Rose Pastor Stokes

Rose Pastor Stokes (1879 - 1933) was a Socialist Party leader and feminist. Born in Russia, she emigrated to the United States and became active in labor politics and women's issues. Scandalizing "polite" society, she married millionaire James Graham Phelps Stokes, a personal friend of President Woodrow Wilson.

Youth and emigration

Stokes was born in the tiny Jewish settlement of Augustava Suvolk on July 18, 1879. She was the daughter of Jacob and Anna Wieslander. Her mother remarried when Rose was a youth and gave her daughter the name of her stepfather, Pastor. The family was very indigent and remained but a short time in Russia.

They migrated to London when Pastor was three, settling in the depressed Whitechapel district. She attended classes for a time at the Bell Lane Free School. Israel Zangwill was once a pupil there and later an instructor. When Pastor was twelve her family emigrated to Cleveland, Ohio, where she was forced to find work as soon as possible. In 1892 she found a job in a Cleveland cigar factory and worked as a cigar-maker for the next eleven years.

Writing and marriage

During this time, Pastor discovered her talent for writing poems. She submitted some of her work to the "Jewish Daily News" in New York City. These were accepted, as well as others which followed. Her success led to her removal from Cleveland and relocation in New York in 1903. Pastor became a columnist with the paper, advising young women in a part of the English section. Her salary was approximately $15 a week.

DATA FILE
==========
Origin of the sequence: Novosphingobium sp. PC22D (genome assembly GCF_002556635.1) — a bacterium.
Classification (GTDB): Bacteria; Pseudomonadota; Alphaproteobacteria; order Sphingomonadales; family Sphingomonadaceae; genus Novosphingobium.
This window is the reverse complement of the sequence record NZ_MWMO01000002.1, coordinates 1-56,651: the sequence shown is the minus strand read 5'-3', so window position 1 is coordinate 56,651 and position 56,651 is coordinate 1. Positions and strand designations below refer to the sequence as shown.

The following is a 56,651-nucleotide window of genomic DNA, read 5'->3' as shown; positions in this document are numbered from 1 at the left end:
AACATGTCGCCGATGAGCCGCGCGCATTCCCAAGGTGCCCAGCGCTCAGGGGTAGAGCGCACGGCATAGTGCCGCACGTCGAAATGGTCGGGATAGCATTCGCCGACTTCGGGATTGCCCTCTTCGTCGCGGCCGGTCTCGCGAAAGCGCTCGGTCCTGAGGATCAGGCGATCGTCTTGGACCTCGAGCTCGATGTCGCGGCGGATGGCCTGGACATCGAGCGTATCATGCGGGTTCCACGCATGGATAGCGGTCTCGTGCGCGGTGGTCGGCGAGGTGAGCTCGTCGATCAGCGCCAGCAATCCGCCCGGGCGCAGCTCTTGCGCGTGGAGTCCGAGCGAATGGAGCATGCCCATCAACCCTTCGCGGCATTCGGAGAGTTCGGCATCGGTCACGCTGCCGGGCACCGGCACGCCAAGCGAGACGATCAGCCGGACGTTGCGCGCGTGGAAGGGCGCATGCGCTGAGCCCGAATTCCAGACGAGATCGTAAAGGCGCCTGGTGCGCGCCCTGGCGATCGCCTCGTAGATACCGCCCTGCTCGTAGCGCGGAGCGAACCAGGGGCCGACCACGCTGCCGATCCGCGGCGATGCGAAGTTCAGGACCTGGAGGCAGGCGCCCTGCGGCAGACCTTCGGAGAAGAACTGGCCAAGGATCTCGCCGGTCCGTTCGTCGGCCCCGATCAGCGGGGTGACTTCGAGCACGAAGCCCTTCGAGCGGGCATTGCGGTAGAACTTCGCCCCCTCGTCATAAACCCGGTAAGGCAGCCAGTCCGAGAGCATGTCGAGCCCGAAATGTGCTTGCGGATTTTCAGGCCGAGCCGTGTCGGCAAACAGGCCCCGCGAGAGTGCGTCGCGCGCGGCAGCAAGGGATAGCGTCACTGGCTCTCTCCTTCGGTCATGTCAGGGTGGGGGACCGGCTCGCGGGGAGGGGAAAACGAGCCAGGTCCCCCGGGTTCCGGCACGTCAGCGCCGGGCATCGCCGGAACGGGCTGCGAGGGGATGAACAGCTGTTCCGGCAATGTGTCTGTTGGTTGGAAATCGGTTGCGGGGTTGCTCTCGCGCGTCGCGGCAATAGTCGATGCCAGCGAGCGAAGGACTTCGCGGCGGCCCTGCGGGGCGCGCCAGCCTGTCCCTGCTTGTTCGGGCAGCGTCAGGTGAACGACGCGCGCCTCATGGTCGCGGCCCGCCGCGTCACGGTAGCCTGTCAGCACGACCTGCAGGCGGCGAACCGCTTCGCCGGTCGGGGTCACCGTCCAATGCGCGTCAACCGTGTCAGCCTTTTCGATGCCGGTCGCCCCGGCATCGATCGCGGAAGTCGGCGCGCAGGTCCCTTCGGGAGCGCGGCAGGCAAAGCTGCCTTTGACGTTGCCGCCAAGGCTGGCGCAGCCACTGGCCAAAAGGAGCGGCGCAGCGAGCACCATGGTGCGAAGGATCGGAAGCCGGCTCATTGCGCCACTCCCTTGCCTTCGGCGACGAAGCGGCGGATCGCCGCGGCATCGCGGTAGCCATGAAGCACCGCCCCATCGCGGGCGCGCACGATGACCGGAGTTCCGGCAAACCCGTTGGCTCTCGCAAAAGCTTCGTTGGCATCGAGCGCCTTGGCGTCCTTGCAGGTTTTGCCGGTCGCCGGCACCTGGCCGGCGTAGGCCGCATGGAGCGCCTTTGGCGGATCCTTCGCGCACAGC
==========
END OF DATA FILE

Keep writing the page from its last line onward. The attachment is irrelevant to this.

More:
Five months after coming to New York, she was asked by the paper to interview Mr. Stokes. He was often in the news at this time because of his lifestyle. Stokes was descended from families who were prominent during the colonial history of New England. He was a railway president and a society figure who had given up his mansion at 299 Madison Avenue a short time earlier in order to be nearer the work he found most appealing, that of social projects. George moved to the University Settlement on the Lower East Side, in close proximity to the office of the "Jewish Daily News". Rose praised Stokes' ideals in her report of the interview.

Soon Rose became active performing the work of the settlement. Her friendship with Stokes deepened, and in early 1905 their engagement was announced. The couple were married in July. Both became active members of the Socialist Party.

War and prosecution

The first impediment in their relationship came in 1917. It was when the Socialists denounced the American war program. Stokes withdrew from the party, joining the armed forces of the United States. Rose at first left the Socialists, but then returned and became associated with the Left Wing of the political faction. This element grew into the American Communist Party.

Rose began to travel throughout America, speaking and contributing articles to various newspapers. In 1918, Mrs. Stokes wrote a letter to the editor of the "Kansas City Star" criticizing US involvement in World War I. The communication berated the US government as being allied to profiteers. The controversy over her letter to the editor led to her federal indictment and trial in Kansas City, Missouri, for violating the Espionage Act of 1917.